Friday, 6 May 2011

Canoe & Hike Suilven

We have been so lucky with the blocking high pressure above the UK, meaning gorgeous summer (!) weather for weeks. Especially because some time ago we planned to go canoeing and hiking with friends to the mountain Suilven in Inverpolly National Nature Reserve, North West of Scotland. We went last Friday morning which was a day off for many people due to the Royal wedding of Kate & William. I don't have any regrets I didn't stay home to watch this. The summary on internet, television and newspaper was more than enough.

Anyway, after a 4.5 hour drive we arrived in Elphin, a little highland village north of Ullapool. As soon as our friends arrived, we portaged (carried) our canoe, hiking, camping equipment and food & drink supply for three days on a trolley via a track for about half a mile to get to the shore of Loch Veyatie.

Happy paddlers and a nervous dog
Although it was warm, it was very windy, creating quite some waves! Fortunately it came from behind and in no time we arrived at our campsite at the foot of Suilven.

The most beautiful campsite

After we pitched our tent, it was time to prepare our meals. The canoe is fantastic for transport because you don't really have to compromise on what to bring, unless of course you're travelling with three people + a dog like our friends! We brought fresh veg and meat along and while sitting in the porch to be sheltered from the wind we could watch the beautiful scenery and change of light.


In the evening the wind wasn't too bad so it was easier for the young lads to try out the sea kayak and for Jaap to experiment with the canoe sail our friends brought along. The campfire the guys made was very cosy and literally essential for me to keep warm while outside, even though I wore 4 layers!

Walking the canoe to our campsite

Practicing in a sea kayak
Jaap having a go with a canoe sail

Making a campfire with lots of dried reed grass

Natural elements

The next day we walked up Suilven which is one of the most distinctive and remote mountains of Scotland. It's formed of Torridon sandstone and sits on a landscape of Lewisian Gneiss. The climb to the 2 km long ridge is very steep and not for the faint-hearted, especially if it's very windy!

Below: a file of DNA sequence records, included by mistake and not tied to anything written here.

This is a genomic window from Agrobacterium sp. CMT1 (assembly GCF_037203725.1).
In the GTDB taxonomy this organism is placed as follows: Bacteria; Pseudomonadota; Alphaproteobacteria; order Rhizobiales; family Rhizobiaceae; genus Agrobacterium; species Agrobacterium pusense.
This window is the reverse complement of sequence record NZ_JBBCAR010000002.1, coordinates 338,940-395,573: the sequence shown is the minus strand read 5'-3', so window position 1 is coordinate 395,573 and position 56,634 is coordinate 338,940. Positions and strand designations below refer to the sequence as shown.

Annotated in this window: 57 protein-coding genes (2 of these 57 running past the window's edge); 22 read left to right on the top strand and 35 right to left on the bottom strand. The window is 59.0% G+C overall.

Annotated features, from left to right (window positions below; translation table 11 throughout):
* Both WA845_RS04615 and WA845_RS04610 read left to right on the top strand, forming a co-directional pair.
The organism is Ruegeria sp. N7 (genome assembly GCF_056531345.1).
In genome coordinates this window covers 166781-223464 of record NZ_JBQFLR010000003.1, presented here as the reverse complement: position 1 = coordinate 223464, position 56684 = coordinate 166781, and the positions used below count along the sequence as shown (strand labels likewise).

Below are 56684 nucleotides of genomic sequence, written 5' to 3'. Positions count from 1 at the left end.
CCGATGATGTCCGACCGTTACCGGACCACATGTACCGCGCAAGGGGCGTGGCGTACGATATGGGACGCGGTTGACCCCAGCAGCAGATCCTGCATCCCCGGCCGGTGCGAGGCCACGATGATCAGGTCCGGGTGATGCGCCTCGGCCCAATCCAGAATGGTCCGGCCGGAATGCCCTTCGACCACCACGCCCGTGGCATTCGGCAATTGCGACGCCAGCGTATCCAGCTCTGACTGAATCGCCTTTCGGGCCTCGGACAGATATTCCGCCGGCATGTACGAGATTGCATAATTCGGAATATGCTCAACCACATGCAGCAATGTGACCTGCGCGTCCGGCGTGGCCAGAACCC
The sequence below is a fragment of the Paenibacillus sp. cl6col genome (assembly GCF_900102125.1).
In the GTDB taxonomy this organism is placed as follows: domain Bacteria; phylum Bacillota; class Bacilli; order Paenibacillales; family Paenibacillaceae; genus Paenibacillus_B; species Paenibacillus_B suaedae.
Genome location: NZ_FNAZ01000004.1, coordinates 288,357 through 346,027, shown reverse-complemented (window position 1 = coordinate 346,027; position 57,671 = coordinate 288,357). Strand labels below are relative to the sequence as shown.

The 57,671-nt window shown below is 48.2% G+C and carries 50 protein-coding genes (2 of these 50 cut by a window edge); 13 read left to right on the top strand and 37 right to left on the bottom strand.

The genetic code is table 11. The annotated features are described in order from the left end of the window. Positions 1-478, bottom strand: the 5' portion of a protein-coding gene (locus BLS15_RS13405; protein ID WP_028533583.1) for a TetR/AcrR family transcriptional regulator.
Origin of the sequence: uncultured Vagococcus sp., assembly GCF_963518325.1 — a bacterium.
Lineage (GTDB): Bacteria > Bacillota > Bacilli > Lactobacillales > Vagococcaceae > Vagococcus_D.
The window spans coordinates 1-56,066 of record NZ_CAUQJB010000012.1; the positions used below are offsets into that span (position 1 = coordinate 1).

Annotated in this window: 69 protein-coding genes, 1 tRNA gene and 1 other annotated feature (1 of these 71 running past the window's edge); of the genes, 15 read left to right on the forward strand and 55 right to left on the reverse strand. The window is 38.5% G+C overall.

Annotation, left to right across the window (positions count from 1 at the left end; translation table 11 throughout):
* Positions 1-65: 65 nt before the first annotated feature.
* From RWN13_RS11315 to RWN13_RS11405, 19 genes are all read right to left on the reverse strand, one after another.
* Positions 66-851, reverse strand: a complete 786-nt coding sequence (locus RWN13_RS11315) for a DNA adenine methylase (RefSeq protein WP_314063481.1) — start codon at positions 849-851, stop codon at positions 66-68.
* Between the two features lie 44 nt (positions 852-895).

Do you see our campsite in the far distance?

Good work-out for the legs © Ian Francis

We all managed fine, even Mac, our adorable canine companion.

Last stretch to the top

Sooo cute....both of them!

During our trip Ian, who works for the RSPB, could tell us a lot about wildlife in the reserve. He found a nest of teal eggs and told us that what we were hearing and seeing above our tents were not didgeridoo birds (I was half asleep and it was really as if I was in Australia!) but rare greenshanks and snipes having their courtship display flight. We also saw adders, lizards, frogs, and young trout.

Teal nest ©Ian Francis

Greenshank © Ron McCombe Wildlife photography

Drumming Snipe ©Birdwatching magazine

In the the narrow bit of the lake which was very undeep and rocky, we had to line the canoe. While Jaap was doing all the heavy work, I was busy taking photos! We're a great team.

Man power

With a last view on the magnificent mountain Suilven, we paddled back to where we started. The ice cream in Ullapool was the right thing to do to soothe the muscles and to finish this memorable trip!

Great teamwork

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